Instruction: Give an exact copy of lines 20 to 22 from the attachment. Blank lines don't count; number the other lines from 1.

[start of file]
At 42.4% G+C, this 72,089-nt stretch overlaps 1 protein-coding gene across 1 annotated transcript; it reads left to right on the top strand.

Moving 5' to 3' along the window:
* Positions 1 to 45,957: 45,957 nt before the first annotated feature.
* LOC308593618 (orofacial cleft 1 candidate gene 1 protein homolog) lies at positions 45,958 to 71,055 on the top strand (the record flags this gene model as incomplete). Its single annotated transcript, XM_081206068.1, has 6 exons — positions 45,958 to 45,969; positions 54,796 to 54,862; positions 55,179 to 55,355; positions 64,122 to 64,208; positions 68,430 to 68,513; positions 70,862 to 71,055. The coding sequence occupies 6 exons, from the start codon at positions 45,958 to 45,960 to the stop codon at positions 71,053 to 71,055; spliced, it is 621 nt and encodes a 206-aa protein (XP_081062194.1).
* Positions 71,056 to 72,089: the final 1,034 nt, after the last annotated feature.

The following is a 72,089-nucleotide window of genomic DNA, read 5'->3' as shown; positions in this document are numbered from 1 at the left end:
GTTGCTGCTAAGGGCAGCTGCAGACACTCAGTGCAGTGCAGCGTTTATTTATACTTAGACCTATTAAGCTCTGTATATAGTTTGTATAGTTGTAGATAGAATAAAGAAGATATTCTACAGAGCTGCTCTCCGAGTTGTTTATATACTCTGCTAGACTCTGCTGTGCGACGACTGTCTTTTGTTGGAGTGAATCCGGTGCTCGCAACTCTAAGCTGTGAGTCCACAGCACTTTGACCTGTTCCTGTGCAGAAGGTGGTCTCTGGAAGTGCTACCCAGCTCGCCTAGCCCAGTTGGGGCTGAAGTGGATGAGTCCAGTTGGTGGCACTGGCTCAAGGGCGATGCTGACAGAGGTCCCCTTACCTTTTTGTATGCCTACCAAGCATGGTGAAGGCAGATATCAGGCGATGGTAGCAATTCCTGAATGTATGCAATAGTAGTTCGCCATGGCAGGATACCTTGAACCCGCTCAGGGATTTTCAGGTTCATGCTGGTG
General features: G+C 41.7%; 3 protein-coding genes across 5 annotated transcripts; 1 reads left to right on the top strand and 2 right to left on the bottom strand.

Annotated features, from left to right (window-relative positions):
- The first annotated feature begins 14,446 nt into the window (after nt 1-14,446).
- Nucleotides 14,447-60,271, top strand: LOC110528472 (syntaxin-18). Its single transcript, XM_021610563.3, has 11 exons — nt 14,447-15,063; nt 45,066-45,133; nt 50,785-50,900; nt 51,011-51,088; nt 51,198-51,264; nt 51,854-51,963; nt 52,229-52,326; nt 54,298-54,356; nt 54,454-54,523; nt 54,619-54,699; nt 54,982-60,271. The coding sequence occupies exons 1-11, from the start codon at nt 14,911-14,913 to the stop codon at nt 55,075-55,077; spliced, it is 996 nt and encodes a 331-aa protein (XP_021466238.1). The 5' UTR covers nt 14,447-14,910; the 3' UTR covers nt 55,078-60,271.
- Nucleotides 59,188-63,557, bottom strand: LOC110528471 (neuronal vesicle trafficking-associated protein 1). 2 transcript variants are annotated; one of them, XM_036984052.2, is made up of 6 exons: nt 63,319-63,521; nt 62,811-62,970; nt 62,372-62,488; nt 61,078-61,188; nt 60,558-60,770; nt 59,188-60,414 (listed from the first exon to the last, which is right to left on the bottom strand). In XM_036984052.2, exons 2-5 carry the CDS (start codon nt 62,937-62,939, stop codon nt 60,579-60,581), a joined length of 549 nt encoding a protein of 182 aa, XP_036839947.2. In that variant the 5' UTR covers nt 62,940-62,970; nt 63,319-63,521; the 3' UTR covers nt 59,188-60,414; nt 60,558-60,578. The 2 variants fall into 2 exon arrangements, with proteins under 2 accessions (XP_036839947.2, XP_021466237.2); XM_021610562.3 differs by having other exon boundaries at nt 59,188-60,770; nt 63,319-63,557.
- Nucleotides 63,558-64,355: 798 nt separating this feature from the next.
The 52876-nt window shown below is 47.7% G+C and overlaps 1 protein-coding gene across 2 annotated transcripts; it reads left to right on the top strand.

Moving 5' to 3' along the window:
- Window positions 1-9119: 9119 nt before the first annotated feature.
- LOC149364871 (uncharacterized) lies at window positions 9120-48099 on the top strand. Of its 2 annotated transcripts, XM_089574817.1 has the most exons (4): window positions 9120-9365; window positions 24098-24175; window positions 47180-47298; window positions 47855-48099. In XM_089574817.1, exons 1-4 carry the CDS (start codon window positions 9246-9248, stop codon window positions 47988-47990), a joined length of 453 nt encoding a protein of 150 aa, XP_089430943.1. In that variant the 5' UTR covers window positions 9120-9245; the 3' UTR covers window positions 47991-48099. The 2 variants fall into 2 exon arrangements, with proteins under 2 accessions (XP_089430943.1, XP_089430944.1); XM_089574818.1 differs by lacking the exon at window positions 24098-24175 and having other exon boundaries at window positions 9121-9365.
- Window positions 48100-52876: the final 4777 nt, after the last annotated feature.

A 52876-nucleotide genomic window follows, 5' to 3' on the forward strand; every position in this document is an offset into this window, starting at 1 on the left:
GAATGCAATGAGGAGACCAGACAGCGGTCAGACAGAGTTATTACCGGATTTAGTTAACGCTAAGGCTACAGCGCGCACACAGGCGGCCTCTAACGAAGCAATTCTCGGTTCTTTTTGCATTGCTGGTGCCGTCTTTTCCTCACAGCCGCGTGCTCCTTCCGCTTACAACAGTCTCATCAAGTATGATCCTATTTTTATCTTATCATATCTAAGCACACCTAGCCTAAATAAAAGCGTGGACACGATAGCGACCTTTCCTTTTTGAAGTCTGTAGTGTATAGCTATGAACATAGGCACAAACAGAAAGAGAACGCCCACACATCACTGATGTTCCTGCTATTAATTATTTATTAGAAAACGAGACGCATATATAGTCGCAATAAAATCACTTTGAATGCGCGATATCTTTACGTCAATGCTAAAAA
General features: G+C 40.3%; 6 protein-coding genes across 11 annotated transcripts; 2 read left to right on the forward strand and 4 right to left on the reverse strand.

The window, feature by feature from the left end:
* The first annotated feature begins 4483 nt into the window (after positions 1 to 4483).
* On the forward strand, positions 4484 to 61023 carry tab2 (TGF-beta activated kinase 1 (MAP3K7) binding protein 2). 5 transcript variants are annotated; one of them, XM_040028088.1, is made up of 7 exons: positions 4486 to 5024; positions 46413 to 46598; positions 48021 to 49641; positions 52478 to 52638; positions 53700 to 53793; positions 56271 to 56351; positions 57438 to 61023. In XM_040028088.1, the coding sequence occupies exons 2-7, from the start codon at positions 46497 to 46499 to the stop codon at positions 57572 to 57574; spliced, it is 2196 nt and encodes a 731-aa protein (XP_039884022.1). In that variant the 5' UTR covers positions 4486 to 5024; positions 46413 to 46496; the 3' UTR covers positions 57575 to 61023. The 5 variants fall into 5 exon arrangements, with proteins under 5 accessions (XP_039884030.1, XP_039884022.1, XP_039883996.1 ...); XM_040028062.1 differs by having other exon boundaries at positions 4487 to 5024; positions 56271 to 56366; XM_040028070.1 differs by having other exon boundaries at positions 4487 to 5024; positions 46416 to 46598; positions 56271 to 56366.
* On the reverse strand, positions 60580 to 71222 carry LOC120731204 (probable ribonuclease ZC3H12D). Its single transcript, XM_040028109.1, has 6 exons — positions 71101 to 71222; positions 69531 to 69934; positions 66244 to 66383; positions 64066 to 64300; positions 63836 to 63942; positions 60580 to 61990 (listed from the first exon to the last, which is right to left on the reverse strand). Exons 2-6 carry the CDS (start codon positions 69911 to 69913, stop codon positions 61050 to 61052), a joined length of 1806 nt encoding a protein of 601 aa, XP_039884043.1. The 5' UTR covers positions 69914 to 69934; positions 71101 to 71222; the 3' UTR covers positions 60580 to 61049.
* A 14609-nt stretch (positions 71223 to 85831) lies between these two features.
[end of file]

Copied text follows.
GAATGCAATGAGGAGACCAGACAGCGGTCAGACAGAGTTATTACCGGATTTAGTTAACGCTAAGGCTACAGCGCGCACACAGGCGGCCTCTAACGAAGCAATTCTCGGTTCTTTTTGCATTGCTGGTGCCGTCTTTTCCTCACAGCCGCGTGCTCCTTCCGCTTACAACAGTCTCATCAAGTATGATCCTATTTTTATCTTATCATATCTAAGCACACCTAGCCTAAATAAAAGCGTGGACACGATAGCGACCTTTCCTTTTTGAAGTCTGTAGTGTATAGCTATGAACATAGGCACAAACAGAAAGAGAACGCCCACACATCACTGATGTTCCTGCTATTAATTATTTATTAGAAAACGAGACGCATATATAGTCGCAATAAAATCACTTTGAATGCGCGATATCTTTACGTCAATGCTAAAAA
General features: G+C 40.3%; 6 protein-coding genes across 11 annotated transcripts; 2 read left to right on the forward strand and 4 right to left on the reverse strand.

The window, feature by feature from the left end: